Dental professionals today are increasingly using digital dental radiographs (digital X-rays) to better detect, diagnose, treat, and monitor oral conditions and diseases.
Digital radiography is a type of X-ray imaging that uses digital X-ray sensors to replace traditional photographic X-ray film, producing enhanced computer images of teeth, gums, and other oral structures and conditions.
Digital dental images are acquired through three methods: the direct method, indirect method and semi-indirect method. The direct method uses an electronic sensor placed in the mouth to record images. The indirect technique uses an X-ray film scanner to view traditional dental X-rays as digital images. The semi-indirect digital technique combines a sensor and scanner to convert dental X-rays into digital film. Benefits of Digital Dental Radiography
Benefits of digital dental radiographs compared to traditional dental X-rays include the following:
Digital radiographs reveal small hidden areas of decay between teeth or below existing restorations (fillings), bone infections, gum (periodontal) disease, abscesses or cysts, developmental abnormalities and tumors that cannot be detected with only a visual dental examination.
Digital radiographs can be viewed instantly on any computer screen, manipulated to enhance contrast and detail, and transmitted electronically to specialists without quality loss.
Early detection and treatment of dental problems can save time, money and discomfort.
Digital micro-storage technology allows greater data storage capacity on small, space-saving drives.
Dental digital radiographs eliminate chemical processing and disposal of hazardous wastes and lead foil, thereby presenting a “greener” and eco-friendly alternative.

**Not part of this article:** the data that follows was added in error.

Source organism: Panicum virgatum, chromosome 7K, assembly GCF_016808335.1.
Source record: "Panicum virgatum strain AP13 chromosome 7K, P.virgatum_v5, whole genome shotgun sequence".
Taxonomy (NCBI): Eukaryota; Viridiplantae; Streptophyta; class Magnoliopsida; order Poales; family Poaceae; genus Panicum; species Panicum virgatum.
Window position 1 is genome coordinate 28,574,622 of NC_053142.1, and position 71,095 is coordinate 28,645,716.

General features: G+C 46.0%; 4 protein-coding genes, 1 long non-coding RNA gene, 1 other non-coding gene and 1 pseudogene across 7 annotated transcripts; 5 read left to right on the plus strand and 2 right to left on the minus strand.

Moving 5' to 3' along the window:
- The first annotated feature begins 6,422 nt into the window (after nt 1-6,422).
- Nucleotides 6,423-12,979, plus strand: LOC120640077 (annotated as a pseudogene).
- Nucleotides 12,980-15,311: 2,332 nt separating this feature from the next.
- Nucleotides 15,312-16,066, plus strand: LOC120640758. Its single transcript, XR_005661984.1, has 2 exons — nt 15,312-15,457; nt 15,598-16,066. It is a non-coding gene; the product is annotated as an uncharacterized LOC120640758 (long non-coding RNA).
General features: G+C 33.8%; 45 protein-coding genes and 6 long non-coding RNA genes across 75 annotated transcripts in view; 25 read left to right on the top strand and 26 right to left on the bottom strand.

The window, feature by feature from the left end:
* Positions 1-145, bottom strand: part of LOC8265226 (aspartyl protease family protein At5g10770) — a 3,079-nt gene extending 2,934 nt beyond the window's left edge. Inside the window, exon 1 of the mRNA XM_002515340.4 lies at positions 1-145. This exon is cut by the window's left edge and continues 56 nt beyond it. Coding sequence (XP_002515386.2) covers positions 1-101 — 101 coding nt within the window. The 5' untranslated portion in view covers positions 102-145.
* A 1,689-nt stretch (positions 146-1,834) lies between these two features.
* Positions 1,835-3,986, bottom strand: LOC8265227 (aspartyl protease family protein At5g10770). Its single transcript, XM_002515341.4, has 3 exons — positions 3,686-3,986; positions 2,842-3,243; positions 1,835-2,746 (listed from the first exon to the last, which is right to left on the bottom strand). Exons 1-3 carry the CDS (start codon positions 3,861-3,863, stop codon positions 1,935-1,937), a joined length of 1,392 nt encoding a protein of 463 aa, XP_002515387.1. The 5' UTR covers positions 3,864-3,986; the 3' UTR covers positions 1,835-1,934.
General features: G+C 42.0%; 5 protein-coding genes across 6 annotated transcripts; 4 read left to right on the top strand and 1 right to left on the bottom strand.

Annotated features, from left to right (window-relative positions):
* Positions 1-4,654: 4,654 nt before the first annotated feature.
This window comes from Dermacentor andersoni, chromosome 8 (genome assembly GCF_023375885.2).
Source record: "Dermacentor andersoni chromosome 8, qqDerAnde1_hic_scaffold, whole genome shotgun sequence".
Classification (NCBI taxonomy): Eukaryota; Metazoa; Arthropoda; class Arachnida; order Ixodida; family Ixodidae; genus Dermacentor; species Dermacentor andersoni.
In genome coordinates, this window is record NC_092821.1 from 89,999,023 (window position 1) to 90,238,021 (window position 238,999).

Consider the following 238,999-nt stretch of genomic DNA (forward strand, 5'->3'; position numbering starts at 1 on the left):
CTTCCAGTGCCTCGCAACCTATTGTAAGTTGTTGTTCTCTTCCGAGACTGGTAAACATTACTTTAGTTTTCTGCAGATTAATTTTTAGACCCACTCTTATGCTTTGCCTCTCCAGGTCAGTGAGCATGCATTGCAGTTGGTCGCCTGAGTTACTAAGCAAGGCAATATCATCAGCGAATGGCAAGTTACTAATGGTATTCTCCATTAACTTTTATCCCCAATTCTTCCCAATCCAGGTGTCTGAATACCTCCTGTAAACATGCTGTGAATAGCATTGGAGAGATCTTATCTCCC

Digital radiographs can be transferred easily to other dentists with compatible computer technology, or photo printed for dentists without compatible technology.
Digital sensors and PSP (photostimulable phosphor) plates are more sensitive to X-radiation and require 50 to 80 percent less radiation than film. This technology adheres to the ALARA (As Low As Reasonably Achievable) principle, which promotes radiation safety.
Digital radiograph features, including contrasting, colorizing, 3-D, sharpness, flip, zoom, etc., assist in detection and interpretation, which in turn assist in diagnosis and patient education. Digital images of problem areas can be transferred and enhanced on a computer screen next to the patient’s chair.
Digital dental images can be stored easily in electronic patient records and, sent quickly electronically to insurance companies, referring dentists or consultants, often eliminating or reducing treatment disruption and leading to faster dental insurance reimbursements.
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